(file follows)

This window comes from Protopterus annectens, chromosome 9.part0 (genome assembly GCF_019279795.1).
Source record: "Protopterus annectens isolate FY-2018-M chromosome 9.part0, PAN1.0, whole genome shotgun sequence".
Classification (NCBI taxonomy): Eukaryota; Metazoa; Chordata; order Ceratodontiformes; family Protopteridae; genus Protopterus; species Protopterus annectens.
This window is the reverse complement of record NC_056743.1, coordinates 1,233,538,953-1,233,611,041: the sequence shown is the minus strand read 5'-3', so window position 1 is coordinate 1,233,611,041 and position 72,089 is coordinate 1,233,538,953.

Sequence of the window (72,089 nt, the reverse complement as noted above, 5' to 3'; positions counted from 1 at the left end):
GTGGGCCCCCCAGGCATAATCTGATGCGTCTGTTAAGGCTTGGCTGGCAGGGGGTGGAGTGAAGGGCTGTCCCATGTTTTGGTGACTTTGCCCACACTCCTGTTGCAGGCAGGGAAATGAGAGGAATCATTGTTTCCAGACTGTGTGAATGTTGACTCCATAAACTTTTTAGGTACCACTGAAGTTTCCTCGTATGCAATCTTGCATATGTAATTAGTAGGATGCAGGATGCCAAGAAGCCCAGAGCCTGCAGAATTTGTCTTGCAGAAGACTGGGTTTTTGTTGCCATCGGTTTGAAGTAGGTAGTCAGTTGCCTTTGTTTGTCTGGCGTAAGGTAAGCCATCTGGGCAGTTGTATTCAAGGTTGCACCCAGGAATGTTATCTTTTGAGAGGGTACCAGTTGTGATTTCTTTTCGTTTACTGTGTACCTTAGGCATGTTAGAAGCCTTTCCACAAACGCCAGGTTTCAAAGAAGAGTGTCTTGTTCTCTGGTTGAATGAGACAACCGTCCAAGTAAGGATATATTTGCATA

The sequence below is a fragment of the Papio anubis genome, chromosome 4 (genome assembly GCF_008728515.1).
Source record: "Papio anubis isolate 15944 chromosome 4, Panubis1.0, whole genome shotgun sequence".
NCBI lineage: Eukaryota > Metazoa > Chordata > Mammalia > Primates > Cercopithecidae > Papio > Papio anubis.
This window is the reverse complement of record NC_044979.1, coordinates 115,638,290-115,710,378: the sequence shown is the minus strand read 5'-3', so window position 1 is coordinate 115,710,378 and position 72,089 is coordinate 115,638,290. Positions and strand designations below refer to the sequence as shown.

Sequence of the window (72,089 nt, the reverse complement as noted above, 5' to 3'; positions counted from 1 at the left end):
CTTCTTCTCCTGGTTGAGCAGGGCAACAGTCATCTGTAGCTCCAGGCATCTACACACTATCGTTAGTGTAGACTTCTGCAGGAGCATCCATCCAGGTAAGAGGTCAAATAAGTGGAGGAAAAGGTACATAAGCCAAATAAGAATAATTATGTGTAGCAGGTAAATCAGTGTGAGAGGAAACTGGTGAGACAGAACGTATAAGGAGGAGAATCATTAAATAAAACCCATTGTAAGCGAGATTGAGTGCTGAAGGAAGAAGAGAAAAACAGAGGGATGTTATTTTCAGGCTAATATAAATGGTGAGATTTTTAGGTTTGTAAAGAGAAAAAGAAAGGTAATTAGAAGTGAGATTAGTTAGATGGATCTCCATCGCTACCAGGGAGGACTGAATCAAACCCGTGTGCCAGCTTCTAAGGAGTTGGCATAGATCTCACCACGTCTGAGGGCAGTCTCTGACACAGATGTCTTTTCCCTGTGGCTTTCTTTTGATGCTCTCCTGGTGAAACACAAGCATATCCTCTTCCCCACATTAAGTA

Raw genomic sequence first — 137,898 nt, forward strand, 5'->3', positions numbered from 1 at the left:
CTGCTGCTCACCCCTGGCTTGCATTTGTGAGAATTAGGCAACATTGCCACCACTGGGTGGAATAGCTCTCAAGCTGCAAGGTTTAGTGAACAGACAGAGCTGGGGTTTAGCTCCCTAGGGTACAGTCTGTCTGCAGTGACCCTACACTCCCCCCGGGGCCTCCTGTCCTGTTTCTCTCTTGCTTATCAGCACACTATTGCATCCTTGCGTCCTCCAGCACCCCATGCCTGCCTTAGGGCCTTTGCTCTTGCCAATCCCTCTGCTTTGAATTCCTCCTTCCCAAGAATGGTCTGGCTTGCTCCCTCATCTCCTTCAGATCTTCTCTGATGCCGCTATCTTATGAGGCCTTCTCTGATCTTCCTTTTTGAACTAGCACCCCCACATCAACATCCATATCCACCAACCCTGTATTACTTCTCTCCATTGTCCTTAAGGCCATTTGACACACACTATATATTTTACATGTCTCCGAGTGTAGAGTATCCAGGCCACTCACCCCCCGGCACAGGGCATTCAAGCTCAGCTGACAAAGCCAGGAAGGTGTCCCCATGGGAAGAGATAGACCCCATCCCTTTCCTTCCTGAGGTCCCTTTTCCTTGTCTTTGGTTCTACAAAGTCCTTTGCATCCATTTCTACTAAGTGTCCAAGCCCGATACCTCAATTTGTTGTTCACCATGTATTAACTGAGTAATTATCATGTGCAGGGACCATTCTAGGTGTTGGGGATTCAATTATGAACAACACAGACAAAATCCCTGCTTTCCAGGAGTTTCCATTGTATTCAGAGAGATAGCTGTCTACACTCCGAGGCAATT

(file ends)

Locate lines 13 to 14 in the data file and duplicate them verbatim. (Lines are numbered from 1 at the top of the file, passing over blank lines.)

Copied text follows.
Raw genomic sequence first — 137,898 nt, forward strand, 5'->3', positions numbered from 1 at the left:
CTGCTGCTCACCCCTGGCTTGCATTTGTGAGAATTAGGCAACATTGCCACCACTGGGTGGAATAGCTCTCAAGCTGCAAGGTTTAGTGAACAGACAGAGCTGGGGTTTAGCTCCCTAGGGTACAGTCTGTCTGCAGTGACCCTACACTCCCCCCGGGGCCTCCTGTCCTGTTTCTCTCTTGCTTATCAGCACACTATTGCATCCTTGCGTCCTCCAGCACCCCATGCCTGCCTTAGGGCCTTTGCTCTTGCCAATCCCTCTGCTTTGAATTCCTCCTTCCCAAGAATGGTCTGGCTTGCTCCCTCATCTCCTTCAGATCTTCTCTGATGCCGCTATCTTATGAGGCCTTCTCTGATCTTCCTTTTTGAACTAGCACCCCCACATCAACATCCATATCCACCAACCCTGTATTACTTCTCTCCATTGTCCTTAAGGCCATTTGACACACACTATATATTTTACATGTCTCCGAGTGTAGAGTATCCAGGCCACTCACCCCCCGGCACAGGGCATTCAAGCTCAGCTGACAAAGCCAGGAAGGTGTCCCCATGGGAAGAGATAGACCCCATCCCTTTCCTTCCTGAGGTCCCTTTTCCTTGTCTTTGGTTCTACAAAGTCCTTTGCATCCATTTCTACTAAGTGTCCAAGCCCGATACCTCAATTTGTTGTTCACCATGTATTAACTGAGTAATTATCATGTGCAGGGACCATTCTAGGTGTTGGGGATTCAATTATGAACAACACAGACAAAATCCCTGCTTTCCAGGAGTTTCCATTGTATTCAGAGAGATAGCTGTCTACACTCCGAGGCAATT